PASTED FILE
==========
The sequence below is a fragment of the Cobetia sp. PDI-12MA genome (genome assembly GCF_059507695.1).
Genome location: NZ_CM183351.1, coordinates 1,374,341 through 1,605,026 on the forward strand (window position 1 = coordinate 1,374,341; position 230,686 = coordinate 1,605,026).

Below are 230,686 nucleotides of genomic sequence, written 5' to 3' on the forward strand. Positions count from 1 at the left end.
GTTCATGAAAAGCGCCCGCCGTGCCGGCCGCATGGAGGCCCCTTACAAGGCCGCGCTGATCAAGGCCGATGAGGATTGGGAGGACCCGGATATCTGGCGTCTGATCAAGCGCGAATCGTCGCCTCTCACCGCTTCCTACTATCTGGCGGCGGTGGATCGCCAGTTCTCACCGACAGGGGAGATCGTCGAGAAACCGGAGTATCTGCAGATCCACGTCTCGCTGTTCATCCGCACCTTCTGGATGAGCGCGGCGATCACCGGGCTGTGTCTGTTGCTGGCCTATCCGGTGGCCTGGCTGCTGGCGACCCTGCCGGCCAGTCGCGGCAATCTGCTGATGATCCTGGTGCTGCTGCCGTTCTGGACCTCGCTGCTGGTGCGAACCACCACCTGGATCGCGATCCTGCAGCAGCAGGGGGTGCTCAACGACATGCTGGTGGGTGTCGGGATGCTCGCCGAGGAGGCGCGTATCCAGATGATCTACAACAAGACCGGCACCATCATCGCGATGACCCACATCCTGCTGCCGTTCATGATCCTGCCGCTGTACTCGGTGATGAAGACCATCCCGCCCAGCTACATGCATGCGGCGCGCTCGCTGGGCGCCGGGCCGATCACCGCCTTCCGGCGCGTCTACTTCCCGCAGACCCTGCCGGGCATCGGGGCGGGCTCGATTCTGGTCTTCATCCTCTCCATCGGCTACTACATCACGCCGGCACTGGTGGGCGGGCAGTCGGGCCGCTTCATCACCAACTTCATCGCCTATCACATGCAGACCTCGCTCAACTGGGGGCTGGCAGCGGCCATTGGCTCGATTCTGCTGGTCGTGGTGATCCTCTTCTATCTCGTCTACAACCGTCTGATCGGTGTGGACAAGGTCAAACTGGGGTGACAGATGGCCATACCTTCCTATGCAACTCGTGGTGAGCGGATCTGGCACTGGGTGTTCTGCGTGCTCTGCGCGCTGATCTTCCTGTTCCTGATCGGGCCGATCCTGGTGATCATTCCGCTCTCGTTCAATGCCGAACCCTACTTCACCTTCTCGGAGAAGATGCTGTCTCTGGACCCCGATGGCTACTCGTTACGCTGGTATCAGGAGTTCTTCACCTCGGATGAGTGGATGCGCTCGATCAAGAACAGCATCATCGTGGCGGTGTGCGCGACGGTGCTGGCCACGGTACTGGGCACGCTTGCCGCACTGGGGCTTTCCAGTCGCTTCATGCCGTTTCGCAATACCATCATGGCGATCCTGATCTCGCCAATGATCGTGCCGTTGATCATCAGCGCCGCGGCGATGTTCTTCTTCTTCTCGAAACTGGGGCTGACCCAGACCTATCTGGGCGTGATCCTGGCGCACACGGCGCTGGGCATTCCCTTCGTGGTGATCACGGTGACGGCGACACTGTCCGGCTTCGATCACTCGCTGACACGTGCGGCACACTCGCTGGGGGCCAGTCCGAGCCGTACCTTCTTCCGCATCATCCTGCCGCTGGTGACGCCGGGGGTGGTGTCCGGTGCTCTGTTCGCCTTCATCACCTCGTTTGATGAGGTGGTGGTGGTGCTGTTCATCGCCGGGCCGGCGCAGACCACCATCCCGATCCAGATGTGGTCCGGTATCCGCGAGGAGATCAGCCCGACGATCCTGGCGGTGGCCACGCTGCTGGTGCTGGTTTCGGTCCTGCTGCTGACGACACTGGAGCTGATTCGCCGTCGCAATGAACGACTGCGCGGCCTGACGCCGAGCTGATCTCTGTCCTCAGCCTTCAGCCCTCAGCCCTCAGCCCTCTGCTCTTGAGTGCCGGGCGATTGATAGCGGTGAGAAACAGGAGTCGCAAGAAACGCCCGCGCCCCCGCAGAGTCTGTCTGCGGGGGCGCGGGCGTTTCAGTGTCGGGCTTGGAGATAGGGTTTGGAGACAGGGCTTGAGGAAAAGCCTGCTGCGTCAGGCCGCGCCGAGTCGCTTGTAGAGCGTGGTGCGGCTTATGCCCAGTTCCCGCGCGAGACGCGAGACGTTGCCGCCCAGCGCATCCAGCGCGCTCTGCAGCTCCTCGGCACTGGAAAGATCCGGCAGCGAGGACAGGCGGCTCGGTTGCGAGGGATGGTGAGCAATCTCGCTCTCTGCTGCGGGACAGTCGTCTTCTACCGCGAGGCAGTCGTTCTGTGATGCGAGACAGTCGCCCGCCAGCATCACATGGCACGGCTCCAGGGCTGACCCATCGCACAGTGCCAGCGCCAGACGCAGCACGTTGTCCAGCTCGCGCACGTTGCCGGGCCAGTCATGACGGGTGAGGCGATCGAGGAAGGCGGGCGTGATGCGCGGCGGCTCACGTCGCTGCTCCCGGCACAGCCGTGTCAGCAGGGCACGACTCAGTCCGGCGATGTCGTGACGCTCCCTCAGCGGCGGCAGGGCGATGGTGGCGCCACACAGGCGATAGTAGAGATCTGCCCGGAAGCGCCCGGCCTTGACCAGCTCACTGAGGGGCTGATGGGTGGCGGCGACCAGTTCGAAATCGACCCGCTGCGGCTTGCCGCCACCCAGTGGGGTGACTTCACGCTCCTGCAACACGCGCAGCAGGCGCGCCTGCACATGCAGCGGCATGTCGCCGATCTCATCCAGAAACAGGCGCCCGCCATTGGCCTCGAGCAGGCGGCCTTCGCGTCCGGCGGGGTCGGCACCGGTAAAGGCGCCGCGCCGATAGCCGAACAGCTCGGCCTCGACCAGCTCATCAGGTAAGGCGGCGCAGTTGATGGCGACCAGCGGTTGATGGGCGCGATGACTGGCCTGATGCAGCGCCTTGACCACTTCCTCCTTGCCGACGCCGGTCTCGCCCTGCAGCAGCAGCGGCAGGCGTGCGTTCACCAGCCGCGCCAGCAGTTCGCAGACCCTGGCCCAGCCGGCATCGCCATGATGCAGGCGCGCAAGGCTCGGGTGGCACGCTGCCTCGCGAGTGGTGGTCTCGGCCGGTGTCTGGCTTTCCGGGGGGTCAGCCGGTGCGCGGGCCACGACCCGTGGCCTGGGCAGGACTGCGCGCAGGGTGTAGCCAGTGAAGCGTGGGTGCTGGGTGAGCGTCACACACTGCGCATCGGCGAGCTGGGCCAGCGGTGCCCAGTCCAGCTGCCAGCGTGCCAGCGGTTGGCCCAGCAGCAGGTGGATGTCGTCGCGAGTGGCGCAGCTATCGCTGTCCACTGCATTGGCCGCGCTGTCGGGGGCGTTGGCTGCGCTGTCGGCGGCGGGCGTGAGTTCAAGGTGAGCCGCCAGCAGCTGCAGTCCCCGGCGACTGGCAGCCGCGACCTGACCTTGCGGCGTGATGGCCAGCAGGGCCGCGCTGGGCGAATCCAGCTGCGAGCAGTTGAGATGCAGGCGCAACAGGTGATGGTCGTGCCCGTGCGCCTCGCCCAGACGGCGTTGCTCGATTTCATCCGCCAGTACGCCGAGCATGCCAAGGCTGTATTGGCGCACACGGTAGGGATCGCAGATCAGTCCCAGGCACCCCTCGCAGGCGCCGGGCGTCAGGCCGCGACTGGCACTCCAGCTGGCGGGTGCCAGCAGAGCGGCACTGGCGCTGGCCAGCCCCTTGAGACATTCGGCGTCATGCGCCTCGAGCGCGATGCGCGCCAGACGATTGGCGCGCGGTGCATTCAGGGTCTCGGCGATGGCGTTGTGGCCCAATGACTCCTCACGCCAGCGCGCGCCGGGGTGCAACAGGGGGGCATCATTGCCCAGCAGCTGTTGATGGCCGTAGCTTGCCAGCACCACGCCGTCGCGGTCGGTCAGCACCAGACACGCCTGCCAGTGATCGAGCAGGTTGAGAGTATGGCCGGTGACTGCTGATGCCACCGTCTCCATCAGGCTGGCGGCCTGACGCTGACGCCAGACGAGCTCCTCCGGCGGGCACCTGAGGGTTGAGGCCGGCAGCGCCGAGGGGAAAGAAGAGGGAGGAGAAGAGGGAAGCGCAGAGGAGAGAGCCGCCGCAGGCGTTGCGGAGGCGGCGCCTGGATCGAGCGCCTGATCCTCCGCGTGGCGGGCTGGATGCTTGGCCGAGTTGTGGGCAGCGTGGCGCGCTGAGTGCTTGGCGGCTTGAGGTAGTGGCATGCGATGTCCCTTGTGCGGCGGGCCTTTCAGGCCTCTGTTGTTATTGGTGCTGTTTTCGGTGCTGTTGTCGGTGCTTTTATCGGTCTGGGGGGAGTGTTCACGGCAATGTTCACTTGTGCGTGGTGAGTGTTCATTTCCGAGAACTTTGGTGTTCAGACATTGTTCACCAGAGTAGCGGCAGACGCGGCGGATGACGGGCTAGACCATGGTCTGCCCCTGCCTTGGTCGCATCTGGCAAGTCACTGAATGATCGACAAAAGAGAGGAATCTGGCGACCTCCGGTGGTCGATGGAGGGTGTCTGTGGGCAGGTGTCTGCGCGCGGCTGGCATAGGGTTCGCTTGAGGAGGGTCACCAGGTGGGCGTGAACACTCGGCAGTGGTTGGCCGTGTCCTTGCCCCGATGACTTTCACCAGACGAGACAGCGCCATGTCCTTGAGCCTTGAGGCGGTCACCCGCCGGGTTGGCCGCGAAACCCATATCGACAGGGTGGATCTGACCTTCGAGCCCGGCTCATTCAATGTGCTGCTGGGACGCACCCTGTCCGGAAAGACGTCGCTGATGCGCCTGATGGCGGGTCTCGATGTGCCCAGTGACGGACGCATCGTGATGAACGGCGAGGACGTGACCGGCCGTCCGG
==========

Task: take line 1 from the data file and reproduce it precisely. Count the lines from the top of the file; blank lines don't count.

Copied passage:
The sequence below is a fragment of the Cobetia sp. PDI-12MA genome (genome assembly GCF_059507695.1).